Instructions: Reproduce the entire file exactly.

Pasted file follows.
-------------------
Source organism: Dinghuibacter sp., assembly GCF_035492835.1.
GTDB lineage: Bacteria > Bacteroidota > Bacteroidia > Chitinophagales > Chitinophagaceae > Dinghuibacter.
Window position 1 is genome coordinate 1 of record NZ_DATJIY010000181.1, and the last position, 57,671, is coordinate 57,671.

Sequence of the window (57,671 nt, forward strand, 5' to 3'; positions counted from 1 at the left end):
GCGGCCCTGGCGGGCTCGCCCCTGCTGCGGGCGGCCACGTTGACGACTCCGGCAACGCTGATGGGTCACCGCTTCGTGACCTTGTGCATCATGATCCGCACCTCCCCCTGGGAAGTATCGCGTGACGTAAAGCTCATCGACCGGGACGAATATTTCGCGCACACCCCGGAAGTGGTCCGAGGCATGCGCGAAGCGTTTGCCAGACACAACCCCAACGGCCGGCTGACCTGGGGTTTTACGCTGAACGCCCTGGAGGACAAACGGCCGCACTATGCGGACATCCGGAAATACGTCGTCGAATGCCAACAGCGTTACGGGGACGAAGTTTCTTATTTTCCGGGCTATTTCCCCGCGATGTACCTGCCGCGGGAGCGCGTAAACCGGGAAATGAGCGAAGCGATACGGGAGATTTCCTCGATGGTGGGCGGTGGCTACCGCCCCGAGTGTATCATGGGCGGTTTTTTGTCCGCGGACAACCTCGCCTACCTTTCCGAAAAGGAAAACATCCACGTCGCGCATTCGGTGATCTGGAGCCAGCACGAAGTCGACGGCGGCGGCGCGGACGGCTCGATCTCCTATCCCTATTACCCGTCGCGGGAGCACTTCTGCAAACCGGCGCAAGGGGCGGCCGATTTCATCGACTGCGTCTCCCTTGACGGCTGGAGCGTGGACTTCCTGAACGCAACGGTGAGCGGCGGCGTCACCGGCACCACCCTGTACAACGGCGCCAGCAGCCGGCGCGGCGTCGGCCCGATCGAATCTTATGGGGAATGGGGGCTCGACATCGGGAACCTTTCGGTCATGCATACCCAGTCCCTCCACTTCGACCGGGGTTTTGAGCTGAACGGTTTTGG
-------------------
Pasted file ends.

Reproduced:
Source organism: Dinghuibacter sp., assembly GCF_035492835.1.
GTDB lineage: Bacteria > Bacteroidota > Bacteroidia > Chitinophagales > Chitinophagaceae > Dinghuibacter.
Window position 1 is genome coordinate 1 of record NZ_DATJIY010000181.1, and the last position, 57,671, is coordinate 57,671.

Sequence of the window (57,671 nt, forward strand, 5' to 3'; positions counted from 1 at the left end):
GCGGCCCTGGCGGGCTCGCCCCTGCTGCGGGCGGCCACGTTGACGACTCCGGCAACGCTGATGGGTCACCGCTTCGTGACCTTGTGCATCATGATCCGCACCTCCCCCTGGGAAGTATCGCGTGACGTAAAGCTCATCGACCGGGACGAATATTTCGCGCACACCCCGGAAGTGGTCCGAGGCATGCGCGAAGCGTTTGCCAGACACAACCCCAACGGCCGGCTGACCTGGGGTTTTACGCTGAACGCCCTGGAGGACAAACGGCCGCACTATGCGGACATCCGGAAATACGTCGTCGAATGCCAACAGCGTTACGGGGACGAAGTTTCTTATTTTCCGGGCTATTTCCCCGCGATGTACCTGCCGCGGGAGCGCGTAAACCGGGAAATGAGCGAAGCGATACGGGAGATTTCCTCGATGGTGGGCGGTGGCTACCGCCCCGAGTGTATCATGGGCGGTTTTTTGTCCGCGGACAACCTCGCCTACCTTTCCGAAAAGGAAAACATCCACGTCGCGCATTCGGTGATCTGGAGCCAGCACGAAGTCGACGGCGGCGGCGCGGACGGCTCGATCTCCTATCCCTATTACCCGTCGCGGGAGCACTTCTGCAAACCGGCGCAAGGGGCGGCCGATTTCATCGACTGCGTCTCCCTTGACGGCTGGAGCGTGGACTTCCTGAACGCAACGGTGAGCGGCGGCGTCACCGGCACCACCCTGTACAACGGCGCCAGCAGCCGGCGCGGCGTCGGCCCGATCGAATCTTATGGGGAATGGGGGCTCGACATCGGGAACCTTTCGGTCATGCATACCCAGTCCCTCCACTTCGACCGGGGTTTTGAGCTGAACGGTTTTGG